Like Iraqi WMDs –> Last week, we mentioned that Trump had come close to refusing to certify that Iran is in compliance with its multilateral nuclear deal with the US and other countries. Now, Jana Winter, Robbie Gramer and Dan De Luce report for Foreign Policy that “Trump instructed a group of trusted White House staffers to make the potential case for withholding certification of Iran at the next 90-day review of the nuclear deal. The goal was to give Trump what he felt the State Department had failed to do: the option to declare that Tehran was not in compliance” with the deal. Regardless of the facts, Trump is resolved to not recertify the deal in 90 days, according to one source for the report. This all brings to mind George W. Bush going around the intelligence community to build a rationale for the Iraq war.

Toxic –> Sharon Lerner reports for The Intercept that Michael Dourson, Trump’s pick to head the EPA’s Office of Chemical Safety and Pollution Prevention, “founded and ran a toxicology consulting firm” that “was in the business of blessing pollution” for its corporate clients.

Beware of false equivalencies –> It is broadly correct that the Trump regime is following in Bill Clinton’s footsteps as it seeks to challenge the credibility of a special prosecutor, but as Joe Conason, who wrote the book on the Clinton scandals, details at National Memo, both the circumstances surrounding the investigations and the nature of the prosecutors in question simply could not be more different.

Speaking of which, Charlie Savage reports for The New York Times that “a newfound memo from Kenneth W. Starr’s independent counsel investigation into President Bill Clinton sheds fresh light on a constitutional puzzle that is taking on mounting significance amid the Trump-Russia inquiry: Can a sitting president be indicted?” The 56-page memo, Savage writes, “amounts to the most thorough government-commissioned analysis rejecting a generally held view that presidents are immune from prosecution while in office.” It would be quite the irony if Kenneth Starr ended up helping indict Donald Trump.

Not comforting –> On Saturday, an underwater robot captured images that appeared to show massive deposits of melted nuclear fuel “hanging from inside one of Japan’s wrecked Fukushima reactors,” according to Stephen Stapczynski at Bloomberg. Stapczynski says the find is a “potential milestone” in an effort to decommission the reactors that’s expected to cost $72 billion before all is said and done. And that’s not the total cost of the cleanup.

Republicans find a tax hike they love –> Stephen Ohlemacher reports for the AP that “Republicans aren’t usually big on raising taxes, but they’re really eager to eliminate the federal deduction for state and local taxes. Why? A look at the states that benefit the most from the tax break helps explain it — they are all Democratic strongholds. New York, Connecticut, New Jersey and California top the list of states where taxpayers get the biggest deductions. Not a single Republican-leaning state ranks in the top 10.” Cutting taxes is nice, but sticking it to Democrats is better still.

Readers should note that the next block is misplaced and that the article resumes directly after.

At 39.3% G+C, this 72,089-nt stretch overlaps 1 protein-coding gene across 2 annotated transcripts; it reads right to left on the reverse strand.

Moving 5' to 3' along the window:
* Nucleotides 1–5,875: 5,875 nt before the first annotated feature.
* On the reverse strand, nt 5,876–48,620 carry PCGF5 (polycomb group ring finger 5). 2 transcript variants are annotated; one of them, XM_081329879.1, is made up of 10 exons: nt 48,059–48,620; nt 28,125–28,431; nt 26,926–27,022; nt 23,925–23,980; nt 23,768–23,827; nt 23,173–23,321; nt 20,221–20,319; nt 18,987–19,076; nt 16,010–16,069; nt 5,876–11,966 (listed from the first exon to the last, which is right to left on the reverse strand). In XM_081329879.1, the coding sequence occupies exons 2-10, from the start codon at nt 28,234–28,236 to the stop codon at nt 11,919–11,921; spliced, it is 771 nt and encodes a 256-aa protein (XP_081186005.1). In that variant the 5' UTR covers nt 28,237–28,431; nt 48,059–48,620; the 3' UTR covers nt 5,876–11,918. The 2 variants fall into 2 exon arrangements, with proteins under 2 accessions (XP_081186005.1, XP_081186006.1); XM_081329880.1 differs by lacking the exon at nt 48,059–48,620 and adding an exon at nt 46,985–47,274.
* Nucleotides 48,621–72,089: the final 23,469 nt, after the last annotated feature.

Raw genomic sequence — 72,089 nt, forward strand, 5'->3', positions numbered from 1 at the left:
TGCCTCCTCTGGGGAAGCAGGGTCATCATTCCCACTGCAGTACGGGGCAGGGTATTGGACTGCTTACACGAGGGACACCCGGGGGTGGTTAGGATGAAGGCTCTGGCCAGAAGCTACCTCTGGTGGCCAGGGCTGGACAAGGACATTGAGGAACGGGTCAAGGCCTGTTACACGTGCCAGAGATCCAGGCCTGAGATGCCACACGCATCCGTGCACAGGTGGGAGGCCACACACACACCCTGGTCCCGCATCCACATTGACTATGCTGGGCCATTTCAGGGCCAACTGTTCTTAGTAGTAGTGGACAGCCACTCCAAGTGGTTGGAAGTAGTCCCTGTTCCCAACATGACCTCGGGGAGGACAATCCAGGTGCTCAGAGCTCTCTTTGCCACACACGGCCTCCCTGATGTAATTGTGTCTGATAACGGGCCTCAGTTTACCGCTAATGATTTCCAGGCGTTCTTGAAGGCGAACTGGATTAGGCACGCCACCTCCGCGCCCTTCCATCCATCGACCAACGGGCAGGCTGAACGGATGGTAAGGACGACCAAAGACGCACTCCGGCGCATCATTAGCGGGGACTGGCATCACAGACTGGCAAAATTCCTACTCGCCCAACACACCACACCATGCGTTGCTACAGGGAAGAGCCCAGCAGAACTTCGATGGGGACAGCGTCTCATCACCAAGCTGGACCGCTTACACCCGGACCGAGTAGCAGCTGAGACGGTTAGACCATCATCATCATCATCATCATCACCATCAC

Reefer madness –> Lydia Wheeler reports for The Hill that the Trump regime “is readying for a crackdown on marijuana users under Attorney General Jeff Sessions. President Trump’s Task Force on Crime Reduction and Public Safety, led by Sessions, is expected to release a report next week that criminal justice reform advocates fear will link marijuana to violent crime and recommend tougher sentences for those caught growing, selling and smoking the plant.”

Back in March, Reuters’ Ronnie Cohen wrote about a study which found that states that legalized marijuana saw a very significant drop in “hospitalization rates for opioid painkiller dependence and abuse,” an issue that Trump spoke about frequently during the campaign.

In the spirit of Shark Week –> “A fishing crew reeled in a 926-pound shark on Saturday off the New Jersey coast,” reports Fox News. Although it is yet to be confirmed, the Mako is “possibly the largest shark catch in the state’s history.”

Meanwhile, the largest male great white shark ever tagged by scientists is hanging out off the Jersey coast right now, according to Cleve Bryan at CBS’ Philadelphia affiliate.

 
Daily Reads was compiled by BillMoyers.com staff and edited by Kristin Miller.